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The Royal Society of London: a different perspective on a Restoration institution

Friday, L. (2018) The Royal Society of London: a different perspective on a Restoration institution. PhD thesis, University of Reading

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The Royal Society of London for the Improving of Natural Knowledge is today one of the premier scientific and research institutions in the world. It was also the world’s first publicly incorporated institution dedicated to the study of nature, and it set a pattern for other learned societies throughout Europe. For historians of science it has been an organisation of enduring interest primarily for its role in the history of early modern natural knowledge. However, the diversity of its membership, its relationship with England’s monarch Charles II, and also its role in the history of the Restoration makes it an institution of far broader significance than has previously been appreciated. Supported by the Society’s meticulous record-keeping, and the variety and kinds of texts produced by various of its fellows, this thesis will demonstrate that the Royal Society was an organisation whose early history reveals a far more complex picture of the organisation which was materially impacted by the political, social and cultural contexts of Restoration England. The three main actions taken by the founding fellows in the Society’s first decade – founding, acquiring charters, publication of ‘history’ – reflect their response to the forces in England which could both help their organisation to thrive, but which ultimately nearly defeated their efforts. A greater awareness of the impact of these factors will create a different view of the Society as truly a Restoration institution.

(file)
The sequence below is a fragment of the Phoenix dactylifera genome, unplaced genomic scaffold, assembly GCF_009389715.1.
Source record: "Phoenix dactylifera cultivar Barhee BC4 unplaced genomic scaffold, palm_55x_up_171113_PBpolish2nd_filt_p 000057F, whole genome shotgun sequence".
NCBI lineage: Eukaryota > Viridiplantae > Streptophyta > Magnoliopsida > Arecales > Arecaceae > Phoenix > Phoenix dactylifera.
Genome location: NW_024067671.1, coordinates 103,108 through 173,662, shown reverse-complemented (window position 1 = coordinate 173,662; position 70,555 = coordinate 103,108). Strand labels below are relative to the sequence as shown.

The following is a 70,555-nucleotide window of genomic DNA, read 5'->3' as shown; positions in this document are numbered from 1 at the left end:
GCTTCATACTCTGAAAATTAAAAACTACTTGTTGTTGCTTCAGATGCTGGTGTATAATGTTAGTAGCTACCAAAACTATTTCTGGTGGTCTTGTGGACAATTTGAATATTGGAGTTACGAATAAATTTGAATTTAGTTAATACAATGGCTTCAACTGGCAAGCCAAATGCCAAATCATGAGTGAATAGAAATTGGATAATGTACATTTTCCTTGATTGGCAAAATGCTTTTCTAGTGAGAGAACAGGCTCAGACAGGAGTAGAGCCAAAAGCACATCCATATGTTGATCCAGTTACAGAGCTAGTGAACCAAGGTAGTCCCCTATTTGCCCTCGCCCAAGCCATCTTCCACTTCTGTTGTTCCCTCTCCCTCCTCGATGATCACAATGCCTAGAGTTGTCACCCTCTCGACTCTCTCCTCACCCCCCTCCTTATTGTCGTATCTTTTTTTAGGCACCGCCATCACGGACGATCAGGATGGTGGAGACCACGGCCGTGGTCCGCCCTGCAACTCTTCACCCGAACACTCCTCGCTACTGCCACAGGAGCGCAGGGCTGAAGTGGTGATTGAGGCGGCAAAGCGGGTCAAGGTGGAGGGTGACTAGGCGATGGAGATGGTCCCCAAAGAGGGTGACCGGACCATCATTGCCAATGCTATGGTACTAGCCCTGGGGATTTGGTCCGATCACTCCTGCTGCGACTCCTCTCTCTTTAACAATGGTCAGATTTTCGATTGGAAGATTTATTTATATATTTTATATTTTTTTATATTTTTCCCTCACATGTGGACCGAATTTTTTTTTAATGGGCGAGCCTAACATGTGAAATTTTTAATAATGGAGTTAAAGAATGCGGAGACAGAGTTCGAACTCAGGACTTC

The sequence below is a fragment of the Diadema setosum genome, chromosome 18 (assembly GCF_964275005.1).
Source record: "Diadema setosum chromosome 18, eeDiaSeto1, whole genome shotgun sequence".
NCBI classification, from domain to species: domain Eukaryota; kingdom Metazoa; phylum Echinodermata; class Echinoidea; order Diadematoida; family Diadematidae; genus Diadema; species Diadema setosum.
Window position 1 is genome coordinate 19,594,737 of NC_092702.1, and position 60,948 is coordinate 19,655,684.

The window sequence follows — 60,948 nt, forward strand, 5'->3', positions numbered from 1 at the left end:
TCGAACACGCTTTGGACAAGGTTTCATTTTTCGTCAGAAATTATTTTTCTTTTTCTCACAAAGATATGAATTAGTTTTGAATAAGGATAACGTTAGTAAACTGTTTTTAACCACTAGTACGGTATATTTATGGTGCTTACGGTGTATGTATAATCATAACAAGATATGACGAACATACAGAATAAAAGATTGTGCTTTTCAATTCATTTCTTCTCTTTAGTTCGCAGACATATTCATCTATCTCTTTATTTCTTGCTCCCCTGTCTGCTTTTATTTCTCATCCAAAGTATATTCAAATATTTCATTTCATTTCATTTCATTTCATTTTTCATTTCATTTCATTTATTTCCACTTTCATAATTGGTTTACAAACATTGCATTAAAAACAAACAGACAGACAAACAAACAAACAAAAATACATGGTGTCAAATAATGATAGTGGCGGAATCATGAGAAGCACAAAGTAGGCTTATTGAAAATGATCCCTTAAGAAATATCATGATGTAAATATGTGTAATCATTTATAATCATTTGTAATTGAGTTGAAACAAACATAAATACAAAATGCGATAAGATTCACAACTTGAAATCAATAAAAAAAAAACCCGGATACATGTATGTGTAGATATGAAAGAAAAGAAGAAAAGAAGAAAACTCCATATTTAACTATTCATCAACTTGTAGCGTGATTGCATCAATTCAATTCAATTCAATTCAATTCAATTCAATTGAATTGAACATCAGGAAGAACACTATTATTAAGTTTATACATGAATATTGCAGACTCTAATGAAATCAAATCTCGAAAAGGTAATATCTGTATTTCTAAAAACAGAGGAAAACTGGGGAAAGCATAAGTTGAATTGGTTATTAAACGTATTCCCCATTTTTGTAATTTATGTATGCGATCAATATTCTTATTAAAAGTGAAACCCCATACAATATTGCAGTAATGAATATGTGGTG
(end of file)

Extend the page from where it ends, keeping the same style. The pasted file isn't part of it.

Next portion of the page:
Item Type:Thesis (PhD)
Thesis Supervisor:Parish, H. and Blakemore, R.
Thesis/Report Department:School of Humanites
Identification Number/DOI:
Divisions:Arts, Humanities and Social Science > School of Humanities > History
ID Code:85115
Date on Title Page:2017


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